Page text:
Shruti Barton MA Creative Economy
Elevating my Pitch with Carmel Landy, Digital Consultant, Xbox LIVE, EMEA
The weekend submerged in phone app design thinking seems a million light years away now. I am all too aware that it’s been 13 days since my last blog, an eternity in this fast-moving consumerist blogosphere. To be truthful, (no longer a salesperson, this expression of honesty comes to you with the utmost sincerity), I have been thinking about how to creatively relate and critically reflect on all this new learning the MA Creative Economy bestows upon me.
On one hand a light bulb moment – on the other, a neat and tidy safety blanket harnessing me safely into principles which remain so far, an unknown territory. Yes, you can take the recruiter out of the city but, well, you know the drill. So, throughout the course, my intention is to interview someone I know who, it may be argued, is an apostle of our Creative Economy. It may well be ambitious to suggest that I am suitably acquainted with the variety of individuals needed to relate to all that we are learning, but in the name of networking and the holy (blog) post I’m willing to give it a go. You never know, their pearls of wisdom strewn amongst these pages may well be a worthy grail.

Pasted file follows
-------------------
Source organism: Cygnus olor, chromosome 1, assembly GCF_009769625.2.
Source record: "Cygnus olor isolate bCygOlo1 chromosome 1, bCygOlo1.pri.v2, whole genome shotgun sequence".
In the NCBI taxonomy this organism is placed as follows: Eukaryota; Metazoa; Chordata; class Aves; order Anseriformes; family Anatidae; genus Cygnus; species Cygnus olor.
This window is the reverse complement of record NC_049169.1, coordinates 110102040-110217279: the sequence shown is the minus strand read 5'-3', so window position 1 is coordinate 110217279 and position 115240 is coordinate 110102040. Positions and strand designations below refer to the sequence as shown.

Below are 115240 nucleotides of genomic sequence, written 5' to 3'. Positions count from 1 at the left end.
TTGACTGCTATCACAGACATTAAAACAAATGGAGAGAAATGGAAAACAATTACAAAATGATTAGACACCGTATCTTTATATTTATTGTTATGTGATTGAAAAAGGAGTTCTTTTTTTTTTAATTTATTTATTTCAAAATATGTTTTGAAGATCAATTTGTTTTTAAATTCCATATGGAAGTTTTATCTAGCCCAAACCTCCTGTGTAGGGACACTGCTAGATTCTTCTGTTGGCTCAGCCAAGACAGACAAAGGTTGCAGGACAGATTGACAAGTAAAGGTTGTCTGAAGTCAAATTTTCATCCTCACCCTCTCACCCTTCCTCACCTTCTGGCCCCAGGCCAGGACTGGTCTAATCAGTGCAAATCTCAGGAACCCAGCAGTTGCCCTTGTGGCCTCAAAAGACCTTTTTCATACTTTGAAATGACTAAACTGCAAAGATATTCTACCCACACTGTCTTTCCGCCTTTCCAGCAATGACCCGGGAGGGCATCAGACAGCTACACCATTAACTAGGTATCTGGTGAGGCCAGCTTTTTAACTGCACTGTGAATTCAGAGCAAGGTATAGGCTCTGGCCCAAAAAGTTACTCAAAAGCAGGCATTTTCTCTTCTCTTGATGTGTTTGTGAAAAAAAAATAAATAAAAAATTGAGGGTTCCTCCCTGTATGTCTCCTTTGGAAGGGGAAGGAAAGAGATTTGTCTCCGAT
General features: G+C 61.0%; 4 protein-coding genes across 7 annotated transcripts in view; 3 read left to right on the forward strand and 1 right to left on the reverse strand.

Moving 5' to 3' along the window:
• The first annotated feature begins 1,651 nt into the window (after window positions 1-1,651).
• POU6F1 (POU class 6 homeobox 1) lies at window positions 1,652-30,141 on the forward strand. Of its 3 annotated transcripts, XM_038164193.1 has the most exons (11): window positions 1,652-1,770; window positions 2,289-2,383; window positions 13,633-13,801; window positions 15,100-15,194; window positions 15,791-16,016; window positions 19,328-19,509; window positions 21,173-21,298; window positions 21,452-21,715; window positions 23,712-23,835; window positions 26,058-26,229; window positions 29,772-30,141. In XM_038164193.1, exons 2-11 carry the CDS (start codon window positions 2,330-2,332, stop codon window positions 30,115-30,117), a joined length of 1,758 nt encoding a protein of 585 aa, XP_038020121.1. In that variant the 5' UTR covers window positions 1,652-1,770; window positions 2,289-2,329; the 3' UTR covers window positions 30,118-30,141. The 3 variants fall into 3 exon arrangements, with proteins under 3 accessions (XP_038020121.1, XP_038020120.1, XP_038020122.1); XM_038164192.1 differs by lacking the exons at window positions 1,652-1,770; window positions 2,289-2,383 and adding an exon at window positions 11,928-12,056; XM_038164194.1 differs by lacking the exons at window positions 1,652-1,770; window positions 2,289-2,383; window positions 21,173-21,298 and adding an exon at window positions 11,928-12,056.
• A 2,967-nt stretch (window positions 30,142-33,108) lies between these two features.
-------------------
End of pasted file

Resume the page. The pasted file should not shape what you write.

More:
I start with a phone interview for the purpose of consistency (we were designing a phone app after all) though the media for my next Chosen One may well be Skype, Twitter, Video, YouTube, Voxer, email, god forbid a face to face meeting or on letter paper. Carmel Landy is a Digital Consultant with a sophisticated bank of knowledge and some insightful ideas on what this mobile phone revolution and digital marketing era is all about.
A: I am a Digital Consultant. This means I go in and consult with companies on their digital media and marketing strategies.
Q: Which industries have you worked in?
A: Entertainment and technology.